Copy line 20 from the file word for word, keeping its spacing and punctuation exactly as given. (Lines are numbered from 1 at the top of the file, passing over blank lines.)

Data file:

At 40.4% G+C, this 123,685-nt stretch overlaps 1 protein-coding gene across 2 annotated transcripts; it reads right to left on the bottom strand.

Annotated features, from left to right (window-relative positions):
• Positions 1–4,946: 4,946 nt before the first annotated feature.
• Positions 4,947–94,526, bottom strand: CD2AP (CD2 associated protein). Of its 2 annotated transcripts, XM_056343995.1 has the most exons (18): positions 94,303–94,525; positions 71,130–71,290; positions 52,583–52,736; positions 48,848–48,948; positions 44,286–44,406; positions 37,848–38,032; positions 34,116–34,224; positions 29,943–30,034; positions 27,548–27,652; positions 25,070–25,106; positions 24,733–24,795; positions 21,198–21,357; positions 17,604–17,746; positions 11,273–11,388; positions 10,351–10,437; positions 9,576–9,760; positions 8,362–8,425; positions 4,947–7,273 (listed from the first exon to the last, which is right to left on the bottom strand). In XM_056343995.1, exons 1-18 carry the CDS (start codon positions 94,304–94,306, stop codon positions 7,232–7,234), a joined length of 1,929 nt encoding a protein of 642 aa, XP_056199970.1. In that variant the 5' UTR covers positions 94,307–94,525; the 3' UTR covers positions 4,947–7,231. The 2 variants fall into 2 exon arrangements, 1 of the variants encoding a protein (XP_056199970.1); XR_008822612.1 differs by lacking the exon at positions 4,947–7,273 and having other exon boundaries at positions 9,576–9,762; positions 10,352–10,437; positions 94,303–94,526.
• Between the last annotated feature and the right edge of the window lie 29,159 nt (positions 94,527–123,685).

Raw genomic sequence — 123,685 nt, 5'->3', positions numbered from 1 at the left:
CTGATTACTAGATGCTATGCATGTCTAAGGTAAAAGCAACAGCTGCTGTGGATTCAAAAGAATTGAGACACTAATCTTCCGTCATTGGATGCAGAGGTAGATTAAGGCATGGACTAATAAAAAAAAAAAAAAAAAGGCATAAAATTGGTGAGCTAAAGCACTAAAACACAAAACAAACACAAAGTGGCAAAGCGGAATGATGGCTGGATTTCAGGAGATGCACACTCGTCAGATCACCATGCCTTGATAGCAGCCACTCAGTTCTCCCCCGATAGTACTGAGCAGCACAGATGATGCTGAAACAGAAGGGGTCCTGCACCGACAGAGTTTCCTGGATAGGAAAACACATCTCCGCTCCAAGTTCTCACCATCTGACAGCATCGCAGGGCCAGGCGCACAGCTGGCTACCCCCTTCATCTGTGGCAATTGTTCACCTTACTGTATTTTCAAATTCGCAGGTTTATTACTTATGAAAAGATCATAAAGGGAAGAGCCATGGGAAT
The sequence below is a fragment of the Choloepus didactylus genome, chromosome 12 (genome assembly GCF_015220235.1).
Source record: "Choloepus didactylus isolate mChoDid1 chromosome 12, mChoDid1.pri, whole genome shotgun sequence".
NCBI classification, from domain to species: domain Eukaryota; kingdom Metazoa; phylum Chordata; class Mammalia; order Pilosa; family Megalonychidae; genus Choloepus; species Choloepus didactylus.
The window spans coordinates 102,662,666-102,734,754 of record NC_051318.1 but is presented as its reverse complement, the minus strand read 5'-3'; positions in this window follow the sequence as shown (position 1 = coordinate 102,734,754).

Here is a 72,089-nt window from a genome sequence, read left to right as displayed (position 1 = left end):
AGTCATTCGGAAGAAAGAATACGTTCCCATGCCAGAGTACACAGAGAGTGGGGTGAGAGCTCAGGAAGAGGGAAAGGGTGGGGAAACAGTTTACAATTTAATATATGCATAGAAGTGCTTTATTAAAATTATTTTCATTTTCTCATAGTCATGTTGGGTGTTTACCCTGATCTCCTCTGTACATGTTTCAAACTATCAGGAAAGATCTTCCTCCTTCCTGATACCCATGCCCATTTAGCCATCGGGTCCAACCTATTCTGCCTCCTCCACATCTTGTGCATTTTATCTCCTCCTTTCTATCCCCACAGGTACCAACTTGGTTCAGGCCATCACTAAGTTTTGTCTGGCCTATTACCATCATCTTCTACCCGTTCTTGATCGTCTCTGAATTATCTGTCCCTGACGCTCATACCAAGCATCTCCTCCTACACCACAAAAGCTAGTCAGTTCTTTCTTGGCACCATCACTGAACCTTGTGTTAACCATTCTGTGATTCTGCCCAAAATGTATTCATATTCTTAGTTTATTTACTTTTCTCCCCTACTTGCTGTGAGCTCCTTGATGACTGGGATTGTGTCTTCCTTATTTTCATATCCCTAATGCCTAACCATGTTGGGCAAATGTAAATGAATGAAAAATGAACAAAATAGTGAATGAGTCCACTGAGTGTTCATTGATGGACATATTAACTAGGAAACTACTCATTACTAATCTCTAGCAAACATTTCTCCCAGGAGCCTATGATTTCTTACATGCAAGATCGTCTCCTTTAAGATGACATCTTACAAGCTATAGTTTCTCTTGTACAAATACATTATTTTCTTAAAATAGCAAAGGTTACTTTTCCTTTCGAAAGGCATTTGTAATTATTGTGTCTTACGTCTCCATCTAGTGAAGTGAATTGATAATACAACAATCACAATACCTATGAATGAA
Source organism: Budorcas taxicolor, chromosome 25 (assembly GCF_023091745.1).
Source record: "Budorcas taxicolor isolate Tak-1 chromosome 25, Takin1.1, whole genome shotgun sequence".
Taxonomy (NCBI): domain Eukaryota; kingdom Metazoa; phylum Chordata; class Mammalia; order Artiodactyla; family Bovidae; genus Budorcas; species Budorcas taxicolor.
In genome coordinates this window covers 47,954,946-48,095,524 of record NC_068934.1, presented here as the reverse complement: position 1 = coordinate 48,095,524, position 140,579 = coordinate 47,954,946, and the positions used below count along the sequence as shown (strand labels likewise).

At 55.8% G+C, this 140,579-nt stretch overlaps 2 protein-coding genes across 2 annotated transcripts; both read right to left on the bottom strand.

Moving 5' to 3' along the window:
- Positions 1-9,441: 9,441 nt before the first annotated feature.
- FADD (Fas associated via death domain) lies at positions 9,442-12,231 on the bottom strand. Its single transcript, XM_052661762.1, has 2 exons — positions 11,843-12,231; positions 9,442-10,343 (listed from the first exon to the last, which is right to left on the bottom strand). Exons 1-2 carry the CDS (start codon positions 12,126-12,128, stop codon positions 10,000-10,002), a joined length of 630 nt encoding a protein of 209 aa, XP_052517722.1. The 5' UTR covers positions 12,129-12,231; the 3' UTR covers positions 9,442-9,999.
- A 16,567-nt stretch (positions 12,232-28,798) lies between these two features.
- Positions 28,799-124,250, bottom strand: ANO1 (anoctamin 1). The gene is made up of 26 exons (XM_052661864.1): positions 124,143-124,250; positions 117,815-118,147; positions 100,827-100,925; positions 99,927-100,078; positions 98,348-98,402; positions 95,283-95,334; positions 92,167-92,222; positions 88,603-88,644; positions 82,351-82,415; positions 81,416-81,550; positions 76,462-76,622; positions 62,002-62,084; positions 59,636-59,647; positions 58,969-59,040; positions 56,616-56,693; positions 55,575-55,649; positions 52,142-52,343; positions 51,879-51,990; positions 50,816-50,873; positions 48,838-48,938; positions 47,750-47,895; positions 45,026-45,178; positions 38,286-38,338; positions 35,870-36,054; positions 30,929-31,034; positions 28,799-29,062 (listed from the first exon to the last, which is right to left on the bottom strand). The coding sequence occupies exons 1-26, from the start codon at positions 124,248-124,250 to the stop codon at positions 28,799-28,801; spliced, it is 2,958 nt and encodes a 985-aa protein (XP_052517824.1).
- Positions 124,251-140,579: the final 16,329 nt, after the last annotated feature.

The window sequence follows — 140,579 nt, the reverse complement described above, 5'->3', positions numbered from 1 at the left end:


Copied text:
- Positions 1-9,441: 9,441 nt before the first annotated feature.